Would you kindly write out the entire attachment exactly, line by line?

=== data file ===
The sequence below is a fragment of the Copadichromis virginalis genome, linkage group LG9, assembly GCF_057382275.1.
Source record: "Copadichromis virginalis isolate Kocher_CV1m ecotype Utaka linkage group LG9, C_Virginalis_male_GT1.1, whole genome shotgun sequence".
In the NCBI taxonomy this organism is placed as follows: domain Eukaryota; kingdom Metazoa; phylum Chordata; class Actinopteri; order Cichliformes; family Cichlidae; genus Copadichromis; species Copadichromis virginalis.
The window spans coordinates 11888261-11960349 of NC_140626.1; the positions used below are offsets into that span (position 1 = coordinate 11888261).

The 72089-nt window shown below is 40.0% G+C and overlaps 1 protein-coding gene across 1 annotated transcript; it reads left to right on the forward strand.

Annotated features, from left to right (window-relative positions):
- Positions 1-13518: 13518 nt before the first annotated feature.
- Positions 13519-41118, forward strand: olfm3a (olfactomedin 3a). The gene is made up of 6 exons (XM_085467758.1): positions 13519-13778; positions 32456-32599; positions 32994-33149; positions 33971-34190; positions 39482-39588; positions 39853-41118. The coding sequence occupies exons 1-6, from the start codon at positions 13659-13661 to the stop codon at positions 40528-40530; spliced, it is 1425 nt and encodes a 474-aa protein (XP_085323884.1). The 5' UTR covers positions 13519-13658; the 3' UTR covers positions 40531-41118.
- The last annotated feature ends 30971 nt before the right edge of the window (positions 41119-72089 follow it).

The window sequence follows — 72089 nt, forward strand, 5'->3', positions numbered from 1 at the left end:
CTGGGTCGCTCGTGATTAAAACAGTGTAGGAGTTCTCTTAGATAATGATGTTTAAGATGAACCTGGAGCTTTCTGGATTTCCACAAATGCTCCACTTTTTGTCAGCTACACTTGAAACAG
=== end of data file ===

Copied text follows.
The sequence below is a fragment of the Copadichromis virginalis genome, linkage group LG9, assembly GCF_057382275.1.
Source record: "Copadichromis virginalis isolate Kocher_CV1m ecotype Utaka linkage group LG9, C_Virginalis_male_GT1.1, whole genome shotgun sequence".
In the NCBI taxonomy this organism is placed as follows: domain Eukaryota; kingdom Metazoa; phylum Chordata; class Actinopteri; order Cichliformes; family Cichlidae; genus Copadichromis; species Copadichromis virginalis.
The window spans coordinates 11888261-11960349 of NC_140626.1; the positions used below are offsets into that span (position 1 = coordinate 11888261).

The 72089-nt window shown below is 40.0% G+C and overlaps 1 protein-coding gene across 1 annotated transcript; it reads left to right on the forward strand.

Annotated features, from left to right (window-relative positions):
- Positions 1-13518: 13518 nt before the first annotated feature.
- Positions 13519-41118, forward strand: olfm3a (olfactomedin 3a). The gene is made up of 6 exons (XM_085467758.1): positions 13519-13778; positions 32456-32599; positions 32994-33149; positions 33971-34190; positions 39482-39588; positions 39853-41118. The coding sequence occupies exons 1-6, from the start codon at positions 13659-13661 to the stop codon at positions 40528-40530; spliced, it is 1425 nt and encodes a 474-aa protein (XP_085323884.1). The 5' UTR covers positions 13519-13658; the 3' UTR covers positions 40531-41118.
- The last annotated feature ends 30971 nt before the right edge of the window (positions 41119-72089 follow it).

The window sequence follows — 72089 nt, forward strand, 5'->3', positions numbered from 1 at the left end:
CTGGGTCGCTCGTGATTAAAACAGTGTAGGAGTTCTCTTAGATAATGATGTTTAAGATGAACCTGGAGCTTTCTGGATTTCCACAAATGCTCCACTTTTTGTCAGCTACACTTGAAACAG